• To mix the applied manures and fertilizers with the soil
  • To remove the hardpan, if any to increase the soil depth for water absorption

Soil & Water Management: Tillage Concepts

  • Tillage of the soil has been used to prepare a seedbed, kill weeds, incorporate nutrients, and manage crop residues. The goal of the tillage system has been to provide a proper environment for seed germination and root growth for crop production.
  • Throughout the years, tillage systems have changed as new technologies have become available and the costs of fuel and labor increased. With adoption of reduced tillage systems, many producers are realizing the negative effects of tillage as they see the soil and water conservation benefits of leaving the residue on the soil surface. No-till crop production systems leave the most residue and often prove to be the most profitable methods of crop production.
  • With no-till, the improved soil structure and moisture conserving residue cover makes more water available for crop production by improving infiltration and decreasing evaporation from the soil surface.

Zero Tillage:

No-till farming (also called zero tillage or direct drilling) is a way of growing crops or pasture from year to year without disturbing the soil through tillage.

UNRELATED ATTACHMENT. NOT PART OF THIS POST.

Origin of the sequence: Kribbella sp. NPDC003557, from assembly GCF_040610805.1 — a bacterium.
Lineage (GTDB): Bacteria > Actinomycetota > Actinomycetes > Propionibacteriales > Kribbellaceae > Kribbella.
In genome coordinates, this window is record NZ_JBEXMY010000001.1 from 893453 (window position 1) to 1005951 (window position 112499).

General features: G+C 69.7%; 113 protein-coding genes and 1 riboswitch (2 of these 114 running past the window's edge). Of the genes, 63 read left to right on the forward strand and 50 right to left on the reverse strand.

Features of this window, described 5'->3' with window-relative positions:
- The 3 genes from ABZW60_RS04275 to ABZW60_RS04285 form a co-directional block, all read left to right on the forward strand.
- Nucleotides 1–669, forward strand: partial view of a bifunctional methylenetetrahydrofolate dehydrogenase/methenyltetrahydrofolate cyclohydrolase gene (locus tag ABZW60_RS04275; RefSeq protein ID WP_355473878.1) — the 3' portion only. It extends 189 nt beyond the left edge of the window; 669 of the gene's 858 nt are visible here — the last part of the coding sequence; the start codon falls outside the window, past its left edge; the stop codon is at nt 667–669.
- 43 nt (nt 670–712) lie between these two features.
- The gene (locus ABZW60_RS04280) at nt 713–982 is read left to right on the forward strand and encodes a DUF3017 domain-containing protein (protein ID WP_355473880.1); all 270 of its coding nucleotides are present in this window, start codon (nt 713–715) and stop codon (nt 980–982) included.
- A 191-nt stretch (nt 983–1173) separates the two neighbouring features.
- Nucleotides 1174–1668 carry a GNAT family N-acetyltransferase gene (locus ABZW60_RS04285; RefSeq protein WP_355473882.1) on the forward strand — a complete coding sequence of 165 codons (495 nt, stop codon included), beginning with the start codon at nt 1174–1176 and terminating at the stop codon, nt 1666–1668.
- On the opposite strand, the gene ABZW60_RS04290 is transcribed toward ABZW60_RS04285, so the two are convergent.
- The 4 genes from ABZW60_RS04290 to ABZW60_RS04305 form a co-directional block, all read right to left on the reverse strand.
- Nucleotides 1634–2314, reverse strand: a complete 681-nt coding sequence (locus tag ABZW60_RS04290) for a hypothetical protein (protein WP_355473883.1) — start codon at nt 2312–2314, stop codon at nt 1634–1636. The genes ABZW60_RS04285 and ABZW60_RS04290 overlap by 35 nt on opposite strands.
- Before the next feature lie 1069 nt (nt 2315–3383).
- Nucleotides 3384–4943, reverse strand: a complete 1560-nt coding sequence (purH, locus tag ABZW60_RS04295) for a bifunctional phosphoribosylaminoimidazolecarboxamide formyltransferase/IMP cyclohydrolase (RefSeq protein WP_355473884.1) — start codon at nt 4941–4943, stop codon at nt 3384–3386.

2.Govt sets up panel to receive complaints of GST profiteering

Source: Indian Express

A four-member standing committee has been set up to receive complaints of undue profiteering by any entity under the new GST regime.

The Standing Committee on Anti-profiteering will act as a complaint processing machinery and will refer any case.

Four member Standing Committee:

  • A four-member standing committee, comprising tax officials of the Centre and states, has been set up to receive complaints of undue profiteering by any entity under the new GST regime.
  • The Standing Committee on Anti-profiteering will act as a complaint processing machinery and will refer any case it finds fit for investigation to the Directorate General of Safeguards (DGS).
  • The setting up of the panel, with two officials of the Central Board of Excise and Customs and one each from Delhi and Haryana tax department, sets in motion the anti-profiteering clause under the Goods and Services Tax (GST).


  • The anti-profiteering mechanism was proposed to enable the benefit of lower taxation in the GST with the subsuming of over a dozen central and state taxes like excise duty, service tax and VAT and end to tax-on-tax, is passed on to consumers.
  • Businesses or entities not passing on the benefit can be referred to the committee.

Structure of the anti-profiteering mechanism:

  • As per the structure of the anti-profiteering mechanism in the GST regime, complaints which are of local nature would be first sent to the state-level ‘screening committee’, while those of national level would be sent to the ‘standing committee’.